Carefully remove the salmon pieces from the pan, leaving as much of the shallot mixture behind as possible – I use the side of the tongs to scrape the mixture off of the cubes. Put the cubes in a ceramic/china/glass bowl and cover.

 

Give the mixture in the pan a good stirring. Add a little more oil if required.

 

Add the roughly cut mushrooms and stir them in.

 

If you’re using frozen squid, you can use any liquid from the defrosting that you can collect and add that to the pan as well (not too much!) Add the squid rings and tentacles if using, stir in and fry until just cooked, stirring pretty much continuously.

 

Remove the squid and add to the salmon pieces in the bowl, leaving behind as much of the shallot and; mushroom mixture as possible, as for the salmon.

 

Give the mixture in the pan a good stirring. Add a little more oil if required.

 

Add the prawns, stir in and fry until just cooked, stirring pretty much continuously. Make sure each prawn is turned over once so they are evenly cooked without one side going rubbery.

 

Remove the prawns and add to the salmon pieces & prawns, leaving behind as much of the shallot & mushroom mixture as possible, as for the salmon.

 

Give the mixture in the pan a good stirring. Add a little more oil if required and add the smoked salmon. Stirring continuously, cook for three or four minutes until the mixture is starting to look vaguely like a sauce.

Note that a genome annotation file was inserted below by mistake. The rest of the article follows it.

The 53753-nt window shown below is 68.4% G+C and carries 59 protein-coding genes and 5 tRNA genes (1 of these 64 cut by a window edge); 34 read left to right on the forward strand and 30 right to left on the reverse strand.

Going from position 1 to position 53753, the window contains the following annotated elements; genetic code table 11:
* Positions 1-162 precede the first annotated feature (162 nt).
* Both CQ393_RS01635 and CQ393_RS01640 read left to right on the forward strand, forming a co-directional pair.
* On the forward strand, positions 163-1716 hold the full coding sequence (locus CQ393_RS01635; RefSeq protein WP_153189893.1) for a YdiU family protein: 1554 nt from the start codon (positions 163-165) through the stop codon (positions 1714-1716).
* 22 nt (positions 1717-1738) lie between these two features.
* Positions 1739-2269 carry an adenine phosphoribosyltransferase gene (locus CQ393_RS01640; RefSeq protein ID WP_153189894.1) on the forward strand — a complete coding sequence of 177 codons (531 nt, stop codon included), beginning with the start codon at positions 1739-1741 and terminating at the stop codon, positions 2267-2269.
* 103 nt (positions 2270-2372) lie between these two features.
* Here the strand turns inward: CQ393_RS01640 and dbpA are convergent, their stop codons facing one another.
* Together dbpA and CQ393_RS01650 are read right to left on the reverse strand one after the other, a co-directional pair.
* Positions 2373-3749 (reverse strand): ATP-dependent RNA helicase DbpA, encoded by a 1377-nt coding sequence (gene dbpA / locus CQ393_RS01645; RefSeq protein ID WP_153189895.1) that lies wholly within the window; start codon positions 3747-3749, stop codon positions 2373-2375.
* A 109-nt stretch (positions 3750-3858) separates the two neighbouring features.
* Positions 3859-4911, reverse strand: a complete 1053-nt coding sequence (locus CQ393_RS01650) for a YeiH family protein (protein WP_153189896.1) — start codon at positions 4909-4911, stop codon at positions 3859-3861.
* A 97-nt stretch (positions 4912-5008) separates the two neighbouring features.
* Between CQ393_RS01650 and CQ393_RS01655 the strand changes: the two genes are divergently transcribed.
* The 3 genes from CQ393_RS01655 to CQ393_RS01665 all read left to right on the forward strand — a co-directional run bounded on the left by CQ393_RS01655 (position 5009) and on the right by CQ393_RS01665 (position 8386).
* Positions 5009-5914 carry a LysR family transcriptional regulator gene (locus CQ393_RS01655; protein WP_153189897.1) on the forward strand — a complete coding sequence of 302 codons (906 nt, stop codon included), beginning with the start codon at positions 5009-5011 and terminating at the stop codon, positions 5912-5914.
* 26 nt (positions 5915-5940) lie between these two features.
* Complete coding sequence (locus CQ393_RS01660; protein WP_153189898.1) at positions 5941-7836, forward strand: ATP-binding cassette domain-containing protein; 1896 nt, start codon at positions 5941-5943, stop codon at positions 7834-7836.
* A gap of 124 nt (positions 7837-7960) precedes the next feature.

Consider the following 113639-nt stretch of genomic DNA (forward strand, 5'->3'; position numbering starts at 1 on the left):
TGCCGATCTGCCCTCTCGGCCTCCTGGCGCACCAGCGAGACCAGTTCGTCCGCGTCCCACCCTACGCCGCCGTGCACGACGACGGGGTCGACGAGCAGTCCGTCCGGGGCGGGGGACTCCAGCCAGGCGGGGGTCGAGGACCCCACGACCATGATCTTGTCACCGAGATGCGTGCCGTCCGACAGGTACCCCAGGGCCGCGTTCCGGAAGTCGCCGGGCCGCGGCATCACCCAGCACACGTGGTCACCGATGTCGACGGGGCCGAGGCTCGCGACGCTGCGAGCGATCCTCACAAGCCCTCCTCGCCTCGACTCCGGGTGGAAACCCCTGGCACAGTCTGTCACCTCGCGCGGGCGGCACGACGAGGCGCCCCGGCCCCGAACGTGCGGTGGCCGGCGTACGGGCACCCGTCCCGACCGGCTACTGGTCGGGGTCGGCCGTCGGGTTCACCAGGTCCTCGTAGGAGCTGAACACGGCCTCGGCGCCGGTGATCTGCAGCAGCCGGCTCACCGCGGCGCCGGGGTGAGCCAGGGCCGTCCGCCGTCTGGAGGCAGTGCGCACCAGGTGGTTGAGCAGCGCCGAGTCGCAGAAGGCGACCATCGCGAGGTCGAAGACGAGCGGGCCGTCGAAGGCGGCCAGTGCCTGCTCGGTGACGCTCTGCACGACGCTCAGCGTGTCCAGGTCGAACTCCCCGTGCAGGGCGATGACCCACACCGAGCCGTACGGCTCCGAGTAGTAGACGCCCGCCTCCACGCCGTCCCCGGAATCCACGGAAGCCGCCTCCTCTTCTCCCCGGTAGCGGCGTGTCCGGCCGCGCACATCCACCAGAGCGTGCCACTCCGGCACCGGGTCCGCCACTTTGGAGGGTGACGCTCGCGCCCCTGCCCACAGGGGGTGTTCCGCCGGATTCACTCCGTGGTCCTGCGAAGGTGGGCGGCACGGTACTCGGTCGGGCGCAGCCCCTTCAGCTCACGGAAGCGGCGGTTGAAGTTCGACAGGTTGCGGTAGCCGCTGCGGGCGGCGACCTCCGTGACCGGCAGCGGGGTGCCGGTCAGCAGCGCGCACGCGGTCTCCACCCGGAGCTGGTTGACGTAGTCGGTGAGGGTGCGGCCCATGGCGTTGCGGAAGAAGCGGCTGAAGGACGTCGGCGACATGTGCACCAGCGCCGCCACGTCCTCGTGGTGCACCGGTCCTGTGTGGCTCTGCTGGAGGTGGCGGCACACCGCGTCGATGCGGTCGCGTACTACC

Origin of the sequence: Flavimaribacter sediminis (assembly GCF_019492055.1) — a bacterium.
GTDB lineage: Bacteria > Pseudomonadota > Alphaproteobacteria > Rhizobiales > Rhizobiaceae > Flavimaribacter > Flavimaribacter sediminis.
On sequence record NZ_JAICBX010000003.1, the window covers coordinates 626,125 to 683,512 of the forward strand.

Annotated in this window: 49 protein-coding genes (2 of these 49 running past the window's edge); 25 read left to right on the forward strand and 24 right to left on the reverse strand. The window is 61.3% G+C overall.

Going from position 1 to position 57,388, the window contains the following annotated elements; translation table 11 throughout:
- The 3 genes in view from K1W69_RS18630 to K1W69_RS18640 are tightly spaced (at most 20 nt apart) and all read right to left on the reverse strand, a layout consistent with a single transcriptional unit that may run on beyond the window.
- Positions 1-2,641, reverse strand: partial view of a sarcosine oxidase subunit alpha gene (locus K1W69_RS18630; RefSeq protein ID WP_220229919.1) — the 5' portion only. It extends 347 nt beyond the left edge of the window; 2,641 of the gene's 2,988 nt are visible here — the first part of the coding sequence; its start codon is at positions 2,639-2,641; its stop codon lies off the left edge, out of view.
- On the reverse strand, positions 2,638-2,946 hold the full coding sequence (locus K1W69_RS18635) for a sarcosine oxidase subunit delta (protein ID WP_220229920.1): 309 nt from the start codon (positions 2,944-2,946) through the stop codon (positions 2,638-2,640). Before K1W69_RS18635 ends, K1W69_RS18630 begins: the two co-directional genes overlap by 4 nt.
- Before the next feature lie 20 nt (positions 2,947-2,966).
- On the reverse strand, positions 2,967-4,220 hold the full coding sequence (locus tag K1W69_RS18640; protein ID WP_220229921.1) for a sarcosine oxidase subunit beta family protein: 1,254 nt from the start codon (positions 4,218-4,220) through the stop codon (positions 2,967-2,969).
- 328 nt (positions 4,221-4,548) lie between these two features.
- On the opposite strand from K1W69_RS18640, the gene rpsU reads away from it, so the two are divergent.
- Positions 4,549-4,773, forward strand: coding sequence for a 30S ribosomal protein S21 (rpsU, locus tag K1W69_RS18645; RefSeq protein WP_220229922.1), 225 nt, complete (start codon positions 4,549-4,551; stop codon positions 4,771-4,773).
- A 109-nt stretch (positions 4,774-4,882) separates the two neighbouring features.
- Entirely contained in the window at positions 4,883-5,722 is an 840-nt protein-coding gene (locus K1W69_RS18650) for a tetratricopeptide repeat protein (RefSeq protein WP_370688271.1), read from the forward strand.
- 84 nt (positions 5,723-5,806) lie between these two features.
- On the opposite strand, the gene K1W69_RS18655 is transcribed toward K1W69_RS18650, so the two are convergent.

Add the sour cream, stir in vigorously and cook for a further couple of minutes. Thicken with cornflour – add a heaped teaspoon at a time, stir in well and keep stirring until it has “taken effect” keep going until it will coat the back of a spoon and stay there.

 

It’s now too thick for a pasta sauce so add the sherry. Also, add the cooked seafood back in, together with any juices that have collected in the bowl. Use a spatula to get every last drop of them. Stir continuously on a low light to evaporate off the alcohol but try not to let the mixture boil. It may bubble a bit but that’s just the alcohol leaving. This can take another five minutes. Check the “thickness”: it should now be more-or-less right for a pasta sauce. The seafood should now be well heated through, so spoon over long pasta in large, preheated bowls and serve.

 

Keep any kind of black pepper well away from it!

 

Wine: A good Prosecco or Pinot Grigio del Trentino or Alto Adige – not del Veneto! Probably a Chablis would be good, but not too good an example as the flavour would be too strong.